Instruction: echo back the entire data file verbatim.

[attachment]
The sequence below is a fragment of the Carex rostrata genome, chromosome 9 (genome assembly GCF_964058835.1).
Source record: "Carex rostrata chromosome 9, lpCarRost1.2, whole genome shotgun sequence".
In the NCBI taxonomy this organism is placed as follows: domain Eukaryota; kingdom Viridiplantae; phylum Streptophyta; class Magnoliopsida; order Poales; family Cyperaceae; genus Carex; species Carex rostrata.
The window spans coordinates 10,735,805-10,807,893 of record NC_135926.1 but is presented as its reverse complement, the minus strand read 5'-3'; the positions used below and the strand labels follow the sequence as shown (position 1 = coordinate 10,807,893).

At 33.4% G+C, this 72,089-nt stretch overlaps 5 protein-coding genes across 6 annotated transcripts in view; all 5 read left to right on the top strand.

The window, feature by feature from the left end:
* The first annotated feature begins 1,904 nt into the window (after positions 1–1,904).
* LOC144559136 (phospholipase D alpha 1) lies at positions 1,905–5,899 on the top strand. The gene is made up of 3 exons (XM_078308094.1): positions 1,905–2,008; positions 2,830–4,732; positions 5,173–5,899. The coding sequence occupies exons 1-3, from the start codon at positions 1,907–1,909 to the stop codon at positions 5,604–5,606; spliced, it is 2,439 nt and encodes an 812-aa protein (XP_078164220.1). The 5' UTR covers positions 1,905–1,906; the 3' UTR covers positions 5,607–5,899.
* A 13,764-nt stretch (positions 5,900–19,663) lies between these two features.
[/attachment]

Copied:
The sequence below is a fragment of the Carex rostrata genome, chromosome 9 (genome assembly GCF_964058835.1).
Source record: "Carex rostrata chromosome 9, lpCarRost1.2, whole genome shotgun sequence".
In the NCBI taxonomy this organism is placed as follows: domain Eukaryota; kingdom Viridiplantae; phylum Streptophyta; class Magnoliopsida; order Poales; family Cyperaceae; genus Carex; species Carex rostrata.
The window spans coordinates 10,735,805-10,807,893 of record NC_135926.1 but is presented as its reverse complement, the minus strand read 5'-3'; the positions used below and the strand labels follow the sequence as shown (position 1 = coordinate 10,807,893).

At 33.4% G+C, this 72,089-nt stretch overlaps 5 protein-coding genes across 6 annotated transcripts in view; all 5 read left to right on the top strand.

The window, feature by feature from the left end:
* The first annotated feature begins 1,904 nt into the window (after positions 1–1,904).
* LOC144559136 (phospholipase D alpha 1) lies at positions 1,905–5,899 on the top strand. The gene is made up of 3 exons (XM_078308094.1): positions 1,905–2,008; positions 2,830–4,732; positions 5,173–5,899. The coding sequence occupies exons 1-3, from the start codon at positions 1,907–1,909 to the stop codon at positions 5,604–5,606; spliced, it is 2,439 nt and encodes an 812-aa protein (XP_078164220.1). The 5' UTR covers positions 1,905–1,906; the 3' UTR covers positions 5,607–5,899.
* A 13,764-nt stretch (positions 5,900–19,663) lies between these two features.